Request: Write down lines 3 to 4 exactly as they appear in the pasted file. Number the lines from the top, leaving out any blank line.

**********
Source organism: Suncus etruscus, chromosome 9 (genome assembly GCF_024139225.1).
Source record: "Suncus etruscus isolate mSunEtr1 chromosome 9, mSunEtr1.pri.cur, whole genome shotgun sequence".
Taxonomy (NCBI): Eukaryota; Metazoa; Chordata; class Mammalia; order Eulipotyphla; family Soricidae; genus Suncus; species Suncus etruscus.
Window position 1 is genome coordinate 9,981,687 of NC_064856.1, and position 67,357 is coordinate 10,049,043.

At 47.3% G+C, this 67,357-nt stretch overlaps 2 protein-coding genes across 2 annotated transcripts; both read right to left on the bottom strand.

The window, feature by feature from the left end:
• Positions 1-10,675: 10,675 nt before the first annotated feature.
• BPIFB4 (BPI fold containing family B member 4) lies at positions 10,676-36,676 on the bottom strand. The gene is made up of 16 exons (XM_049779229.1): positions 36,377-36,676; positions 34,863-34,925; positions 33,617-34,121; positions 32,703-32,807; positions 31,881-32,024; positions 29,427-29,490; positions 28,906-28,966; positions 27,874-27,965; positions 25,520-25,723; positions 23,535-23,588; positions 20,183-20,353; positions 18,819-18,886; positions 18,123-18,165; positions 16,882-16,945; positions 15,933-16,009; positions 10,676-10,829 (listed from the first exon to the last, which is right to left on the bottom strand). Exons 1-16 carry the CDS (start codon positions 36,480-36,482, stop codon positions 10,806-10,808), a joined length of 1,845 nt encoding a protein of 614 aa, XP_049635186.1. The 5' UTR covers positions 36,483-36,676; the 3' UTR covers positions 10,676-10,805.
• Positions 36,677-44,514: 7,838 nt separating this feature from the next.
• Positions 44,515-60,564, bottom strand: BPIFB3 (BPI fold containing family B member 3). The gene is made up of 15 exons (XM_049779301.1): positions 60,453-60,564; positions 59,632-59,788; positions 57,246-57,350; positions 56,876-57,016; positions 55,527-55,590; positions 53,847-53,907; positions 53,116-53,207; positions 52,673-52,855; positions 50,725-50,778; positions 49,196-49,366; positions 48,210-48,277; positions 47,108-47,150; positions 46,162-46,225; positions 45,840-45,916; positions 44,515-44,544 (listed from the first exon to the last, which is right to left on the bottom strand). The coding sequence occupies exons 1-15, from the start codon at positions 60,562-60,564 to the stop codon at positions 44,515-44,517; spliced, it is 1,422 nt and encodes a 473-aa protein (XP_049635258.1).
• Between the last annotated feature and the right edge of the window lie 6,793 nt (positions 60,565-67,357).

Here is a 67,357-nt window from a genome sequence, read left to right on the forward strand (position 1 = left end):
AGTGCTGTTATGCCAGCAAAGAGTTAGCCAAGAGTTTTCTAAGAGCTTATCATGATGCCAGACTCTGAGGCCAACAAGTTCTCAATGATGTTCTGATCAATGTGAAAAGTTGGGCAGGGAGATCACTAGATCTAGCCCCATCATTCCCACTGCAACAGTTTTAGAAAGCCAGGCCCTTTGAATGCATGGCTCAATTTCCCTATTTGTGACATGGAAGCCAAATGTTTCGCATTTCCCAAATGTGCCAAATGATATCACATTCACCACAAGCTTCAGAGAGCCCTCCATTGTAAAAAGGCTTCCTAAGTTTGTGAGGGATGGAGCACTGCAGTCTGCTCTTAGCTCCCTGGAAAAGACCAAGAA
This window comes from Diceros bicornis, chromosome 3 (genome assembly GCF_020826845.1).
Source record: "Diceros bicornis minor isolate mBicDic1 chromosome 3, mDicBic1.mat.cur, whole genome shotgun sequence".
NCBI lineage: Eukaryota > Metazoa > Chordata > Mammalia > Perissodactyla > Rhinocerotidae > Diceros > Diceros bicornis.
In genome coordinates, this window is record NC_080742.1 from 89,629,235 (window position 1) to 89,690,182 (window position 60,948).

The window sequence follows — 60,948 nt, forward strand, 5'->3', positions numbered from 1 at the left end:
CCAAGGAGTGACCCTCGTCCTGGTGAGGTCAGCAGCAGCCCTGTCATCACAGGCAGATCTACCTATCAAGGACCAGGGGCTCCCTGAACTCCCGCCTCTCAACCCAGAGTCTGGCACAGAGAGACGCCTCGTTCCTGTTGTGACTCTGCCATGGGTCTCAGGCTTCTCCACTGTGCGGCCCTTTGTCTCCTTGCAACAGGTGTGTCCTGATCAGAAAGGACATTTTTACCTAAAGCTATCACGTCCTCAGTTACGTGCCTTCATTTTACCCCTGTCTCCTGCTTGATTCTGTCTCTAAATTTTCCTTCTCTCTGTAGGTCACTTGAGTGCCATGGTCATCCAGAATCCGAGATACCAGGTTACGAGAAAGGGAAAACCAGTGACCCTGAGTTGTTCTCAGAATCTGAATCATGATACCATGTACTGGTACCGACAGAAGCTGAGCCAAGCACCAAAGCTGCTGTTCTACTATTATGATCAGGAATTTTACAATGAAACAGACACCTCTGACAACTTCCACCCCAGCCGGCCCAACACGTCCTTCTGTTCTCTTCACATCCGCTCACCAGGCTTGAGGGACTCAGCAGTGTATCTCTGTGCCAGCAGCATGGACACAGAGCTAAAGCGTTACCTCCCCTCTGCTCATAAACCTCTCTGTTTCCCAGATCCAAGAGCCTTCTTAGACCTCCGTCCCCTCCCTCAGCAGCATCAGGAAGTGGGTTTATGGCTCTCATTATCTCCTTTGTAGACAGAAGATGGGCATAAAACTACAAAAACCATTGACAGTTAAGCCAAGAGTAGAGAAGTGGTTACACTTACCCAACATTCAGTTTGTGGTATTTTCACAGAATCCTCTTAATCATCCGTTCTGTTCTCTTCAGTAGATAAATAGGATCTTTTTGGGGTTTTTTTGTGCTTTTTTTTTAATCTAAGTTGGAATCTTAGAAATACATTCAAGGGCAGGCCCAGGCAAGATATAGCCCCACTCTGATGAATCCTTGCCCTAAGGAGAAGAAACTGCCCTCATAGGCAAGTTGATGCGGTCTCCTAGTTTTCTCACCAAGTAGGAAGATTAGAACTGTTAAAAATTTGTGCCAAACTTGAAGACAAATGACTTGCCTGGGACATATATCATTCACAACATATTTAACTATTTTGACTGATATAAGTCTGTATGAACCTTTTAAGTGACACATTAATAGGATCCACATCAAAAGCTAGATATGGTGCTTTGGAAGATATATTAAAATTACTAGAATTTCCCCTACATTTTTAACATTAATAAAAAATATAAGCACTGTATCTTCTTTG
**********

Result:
Taxonomy (NCBI): Eukaryota; Metazoa; Chordata; class Mammalia; order Eulipotyphla; family Soricidae; genus Suncus; species Suncus etruscus.
Window position 1 is genome coordinate 9,981,687 of NC_064856.1, and position 67,357 is coordinate 10,049,043.